Web Directions Code Melbourne 2012 – Day 2


After a great 1st day at #WDC12. The small end-of-day-one-party was hosted at LaDiDa, with some booked dinners around Melbourne with some of the locals (which sadly I wasn’t able to attend). None the less we got right into it with an interesting start to day two.

Dmitry Baranovsky
JavaScript: enter the dragon
This was quite an eye opening and scarily entertaining motivational address by Dmitry. The phrase ‘You Suck’ was uttered the right number of times to motivate an audience full of developers to strive to be better at JavaScript, software development in general and even physically fitter.

The forced take away was to be aware of the intricacies of JavaScript by actually reading the language specification PDF link and (annotated here) and to build your own JavaScript six-pack:

  • Types and type coercion
  • Operators + ==
  • Objects and primatives
  • Functions and constructors
  • Closures
  • Prototype

Jed Schmidt
NPM: Node’s personal manservant
For those familiar with the .NET world, Jed is a Hanselman grade presenter, with great delivery of a comedy element to deliver a presentation as funny as it is educational. Jed introduced many concepts around package management for node (NPM) he built a small demonstration framework to walk us through various concepts, the readme file contains a complete list of everything he covered.


Jared Wyles
Removing the gag from your browser
Jared delivered a very usefully technical presentation around effectively using the Chrome Developer Tools to trouble shoot, analyse and track site performance. The most important take away was being aware of all the network timing elements for your site when it’s served to a user for the first time, and ensuring items are cached correctly for subsequent visits. He covered using the memory and CPU snapshot and measurement tools to trace any memory leaks and code inefficiencies in particular around interrogating/traversing the dom.

Anette Bergo
Truthiness, falsiness, and other JavaScript gotchas
Anette took the audience through some of the stranger parts of the JavaScript language where it’s likely anyone who hasn’t experienced any of those particular bug prone approaches may run in to trouble. Some key ones to be wary of that you may expect to not really cause problems were:

  • ParseInt()
  • Operators and coercion

Damon Oehlman
The main event: beyond event listeners.
Damon gave us an introduction to eve – an eventing library, just check it out.

Mark Dalgleish
Getting closure
Mark covered “Immediately Invoked Function Expressions” and some of the benefits like protecting against unwanted global variables, and ensuring scope, along with explaining the closure concept. His detailed slides are up on his blog.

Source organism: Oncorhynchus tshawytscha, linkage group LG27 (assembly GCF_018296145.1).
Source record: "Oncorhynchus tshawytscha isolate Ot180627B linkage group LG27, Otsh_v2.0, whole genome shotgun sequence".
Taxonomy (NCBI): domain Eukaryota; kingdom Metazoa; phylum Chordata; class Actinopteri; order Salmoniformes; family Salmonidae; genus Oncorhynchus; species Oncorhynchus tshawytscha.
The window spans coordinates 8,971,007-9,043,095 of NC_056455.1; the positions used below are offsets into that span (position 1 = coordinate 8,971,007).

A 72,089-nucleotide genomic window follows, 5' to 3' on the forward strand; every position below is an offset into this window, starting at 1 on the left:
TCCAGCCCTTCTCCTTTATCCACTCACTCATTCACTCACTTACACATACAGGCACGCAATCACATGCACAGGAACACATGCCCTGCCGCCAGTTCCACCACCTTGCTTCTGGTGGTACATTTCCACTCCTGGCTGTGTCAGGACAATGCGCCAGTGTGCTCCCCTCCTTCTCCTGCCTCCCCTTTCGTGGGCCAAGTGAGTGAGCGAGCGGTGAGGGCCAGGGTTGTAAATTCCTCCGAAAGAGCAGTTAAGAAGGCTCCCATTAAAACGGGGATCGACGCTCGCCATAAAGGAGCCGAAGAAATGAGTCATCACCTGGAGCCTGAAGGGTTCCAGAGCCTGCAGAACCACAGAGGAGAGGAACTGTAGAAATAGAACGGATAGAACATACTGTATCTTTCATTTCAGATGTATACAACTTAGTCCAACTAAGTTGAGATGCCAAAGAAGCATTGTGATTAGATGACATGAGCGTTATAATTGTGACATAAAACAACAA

Ryan Seddon
Debugging secrets for lazy developers
Ryan‘s theme was automation, get as much of your repeatable tasks scripted. He walked through using headless browsers via Travis-CI, but reminded us that will only get you so far you need to test in real browsers too. An exciting little project of his is a port of the Yahoo Yeti tool, to work without the YUI test runner, his is called Bunyip and should be available soon.

Tony Milne
Party like it’s 1999, write JavaScript like it’s 2012!
Tony covered an issue with dependencies in JavaScript when your chain of references gets larger, and how ideally the responsibility to link required JavaScript files should exist in a better place than just the html files. He mentioned Require.js is great for in browser use, but the really great ones exist for server side JS.

Tony Milne 2012 style JS

Tim Oxley
Clientside templates for reactive UI
Tim was a another entertaining presenter with some choice phrases to compare and contrast developers he admires and frameworks that support development of thick-clients. Tim had a sweet spot for 3 templating frameworks Dot, Jade and Handlebars.js (where Handlebars > Hogan > Mustache )

Rob Hawkes
HTML5 technologies and game development

Rob stole the show in terms of general inspiration and being uplifting with his love of games and how it helps build better online experiences in particular in browser technologies. The vision he presented was a world where the browser platform, in particular on mobiles extended the gaming experience from the desktop world instead of only partially emulating it. Rob mentioned a few interesting APIs/concepts/products worth checking out like; WebWorkers and PointerLockAPI and TinkerCAD. Rob works for Mozilla the not-for-profit software foundation that gets so much amazing stuff done with only 600 employees only half of which are developers, so if you want to see what’s coming up check out Firefox Aurora, or what’s being worked on right now Firefox Nightly and if you want to get in touch with anyone at Mozilla find them on IRC.

The conference wrapped up at The Carlton down Bourke Street in an awesome after party where beer fueled discussions could run rampart.

One thought on “Web Directions Code Melbourne 2012 – Day 2

  1. […] Tools tutorial UserGroup VisualStudio wcf web-tech windows-phone-7 NickJosevski’s .NET BlogWeb Directions Code Melbourne 2012 – Day 2Web Directions Code Melbourne 2012 – Day 1CoffeeScript, Jasmine tests with Cassette and Mindscape […]

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